Bell Schedule and Prayers
The bells of Madonna della Strada Chapel ring daily, beginning Monday through Friday at 8:00 a.m. and on Saturday and Sunday, beginning at 9:00 a.m. Throughout the day, they mark time by ringing every fifteen minutes using a melody known as Madonna Quarters. They stop ringing every night at 9:00 p.m. with the ringing of the De Profundis toll of nine strikes.
Throughout history church bells have rung in a variety of ways to signal to people when and what to pray. The bells of Madonna della Strada follow this time honored tradition of calling people to prayer throughout the day.
The Angelus peal is rung at 12:00 p.m. noon and 6:00 p.m. which consists of three strikes of the lowest bell, three times (1-1-1, pause, 1-1-1, pause, 1-1-1) followed by a short peal of the lowest three bells. The word Angelus refers to a prayer that begins, “The angel of the Lord (angelus, in Latin).” The Angelus is a set of three verses from scripture (Luke 1:28, 18 and John 1:14) about the Incarnation of Christ coupled with three Hail Mary’s followed by a concluding prayer that reads: “Pour forth, we beseech Thee, O Lord, Thy grace into our hearts; that we, to whom the incarnation of Christ, Thy Son, was made known by the message of an angel, may by His Passion and Cross be brought to the glory of His Resurrection, through the same Christ Our Lord.” This popular devotion originated with the extended prayers of the monks and nuns, who prayed seven times a day, including at sunrise, noon, and sunset. Since most lay people did not have the time or training to say the extended prayers from the Church’s Liturgy of the Hours, the simple and easily memorized Angelus met the needs of the average layperson who wanted to pray with the Church at sunrise, noon, and sunset. Church bells signaled the times for saying the Angelus at the natural breaks within the day. When they heard the bells, laypeople would stop their work and pray the Angelus, while the monks and nuns would begin their extended prayers. The Angelus bell is an invitation for all Christians, both lay and religious, to unite in prayer.
At 9:00 p.m. the bells of Madonna della Strada ring De profundis”, which consist of nine strikes of the lowest bell. De profundis refers to the first words of Psalm 130 in Latin: “Out of the depths”. This penitential psalm was often prayed as part of the Church’s liturgy for the dead. Traditionally, when the De profundis bell rang at the close of day, it reminded people to pray for the dead. It is only natural to pray for the dead at the close of day when people retire for the evening since the Church prays that the faithful departed would “rest in peace.”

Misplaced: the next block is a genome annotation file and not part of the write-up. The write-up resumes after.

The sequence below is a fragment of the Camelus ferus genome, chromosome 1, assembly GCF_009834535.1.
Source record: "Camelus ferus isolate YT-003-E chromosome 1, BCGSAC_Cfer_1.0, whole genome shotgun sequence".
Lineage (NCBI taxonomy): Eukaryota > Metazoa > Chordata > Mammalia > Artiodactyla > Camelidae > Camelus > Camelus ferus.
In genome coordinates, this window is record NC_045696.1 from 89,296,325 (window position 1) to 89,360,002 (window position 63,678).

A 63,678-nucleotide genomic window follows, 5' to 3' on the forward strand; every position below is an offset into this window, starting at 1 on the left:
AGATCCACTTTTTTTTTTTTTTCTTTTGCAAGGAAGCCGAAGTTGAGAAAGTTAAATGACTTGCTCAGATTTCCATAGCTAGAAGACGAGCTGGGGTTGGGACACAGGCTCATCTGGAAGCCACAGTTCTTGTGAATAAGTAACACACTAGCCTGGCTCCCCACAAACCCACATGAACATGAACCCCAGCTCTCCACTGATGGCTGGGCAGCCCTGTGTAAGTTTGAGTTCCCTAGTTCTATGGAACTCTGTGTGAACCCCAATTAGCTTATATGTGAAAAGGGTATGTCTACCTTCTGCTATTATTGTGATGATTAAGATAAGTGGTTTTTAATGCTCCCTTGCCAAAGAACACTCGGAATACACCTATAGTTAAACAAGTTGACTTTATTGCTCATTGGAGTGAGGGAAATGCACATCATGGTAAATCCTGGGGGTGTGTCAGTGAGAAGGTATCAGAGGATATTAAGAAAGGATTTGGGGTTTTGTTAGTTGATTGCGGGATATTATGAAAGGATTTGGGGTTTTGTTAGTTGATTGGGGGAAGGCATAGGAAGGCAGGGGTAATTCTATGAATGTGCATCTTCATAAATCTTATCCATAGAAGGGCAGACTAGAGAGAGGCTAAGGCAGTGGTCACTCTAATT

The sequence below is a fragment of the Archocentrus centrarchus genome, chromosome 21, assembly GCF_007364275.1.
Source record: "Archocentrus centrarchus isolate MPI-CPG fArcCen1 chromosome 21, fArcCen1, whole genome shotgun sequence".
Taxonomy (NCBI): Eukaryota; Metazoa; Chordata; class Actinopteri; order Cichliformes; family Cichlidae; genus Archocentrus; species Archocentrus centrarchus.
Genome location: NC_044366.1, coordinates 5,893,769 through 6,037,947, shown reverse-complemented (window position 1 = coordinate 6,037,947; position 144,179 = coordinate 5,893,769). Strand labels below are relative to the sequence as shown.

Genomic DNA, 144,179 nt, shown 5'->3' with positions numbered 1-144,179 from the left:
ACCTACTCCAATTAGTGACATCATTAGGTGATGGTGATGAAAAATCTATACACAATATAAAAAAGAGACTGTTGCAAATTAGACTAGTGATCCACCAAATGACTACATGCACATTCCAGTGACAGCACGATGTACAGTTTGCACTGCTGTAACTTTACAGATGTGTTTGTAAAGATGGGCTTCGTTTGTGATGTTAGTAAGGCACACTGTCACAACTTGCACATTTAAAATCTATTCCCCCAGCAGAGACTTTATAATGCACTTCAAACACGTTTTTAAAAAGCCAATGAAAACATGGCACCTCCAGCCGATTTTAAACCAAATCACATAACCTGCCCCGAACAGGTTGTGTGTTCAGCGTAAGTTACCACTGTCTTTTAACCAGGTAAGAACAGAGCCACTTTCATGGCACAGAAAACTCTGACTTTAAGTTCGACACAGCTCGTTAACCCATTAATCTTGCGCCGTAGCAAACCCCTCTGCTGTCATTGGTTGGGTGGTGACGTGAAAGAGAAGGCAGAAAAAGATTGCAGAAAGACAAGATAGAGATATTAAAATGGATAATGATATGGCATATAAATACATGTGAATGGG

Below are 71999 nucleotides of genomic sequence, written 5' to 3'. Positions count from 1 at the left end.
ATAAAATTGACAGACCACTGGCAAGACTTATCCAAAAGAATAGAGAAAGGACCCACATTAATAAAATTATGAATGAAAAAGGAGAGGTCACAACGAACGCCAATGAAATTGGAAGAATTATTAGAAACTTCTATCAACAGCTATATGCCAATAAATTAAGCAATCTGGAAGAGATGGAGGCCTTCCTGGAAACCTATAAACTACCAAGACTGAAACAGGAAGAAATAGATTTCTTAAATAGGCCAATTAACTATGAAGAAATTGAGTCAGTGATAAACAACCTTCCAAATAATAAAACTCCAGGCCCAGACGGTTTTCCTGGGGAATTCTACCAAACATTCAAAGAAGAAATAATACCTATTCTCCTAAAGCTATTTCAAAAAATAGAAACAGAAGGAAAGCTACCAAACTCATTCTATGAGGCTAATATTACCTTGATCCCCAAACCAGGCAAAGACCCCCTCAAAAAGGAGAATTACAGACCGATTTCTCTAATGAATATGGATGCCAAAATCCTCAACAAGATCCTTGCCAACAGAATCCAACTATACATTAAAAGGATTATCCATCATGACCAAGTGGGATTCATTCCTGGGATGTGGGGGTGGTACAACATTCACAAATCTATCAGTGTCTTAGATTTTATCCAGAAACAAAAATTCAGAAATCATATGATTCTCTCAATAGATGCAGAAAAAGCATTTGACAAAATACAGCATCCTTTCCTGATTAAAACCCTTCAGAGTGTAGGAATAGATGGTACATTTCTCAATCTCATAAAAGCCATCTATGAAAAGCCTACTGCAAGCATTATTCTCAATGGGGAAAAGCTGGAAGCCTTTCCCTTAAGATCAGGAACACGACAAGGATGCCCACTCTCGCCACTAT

During the week, Monday through Friday, the James bell swings for three minutes to call worshippers to prayer before the 12:00 p.m. noon and 5:15pm Masses. On Sundays, the lowest three bells swing for 3 minutes prior to Masses at 10:30 a.m., 5:00 p.m., and 9:00 p.m. Before Taizé Prayer on Wednesday evenings during the fall and spring term, a peal of four bells rings for 3 minutes as a call to worship.
Three times a day Monday through Friday, digital bells that came with the control system that operates the bronze cast bells, ring unique Loyola-related melodies during the period of time between classes while students are walking about the grounds.
In regard to the Chicago noise ordinance, there are two which the university follows in respect to our students and neighbors:
2) There is another citation in the Chicago Ordinance on page 5, 11-4-2820 (a) that says the noise disturbance cannot continue on for more than 5 minutes in an hourly period.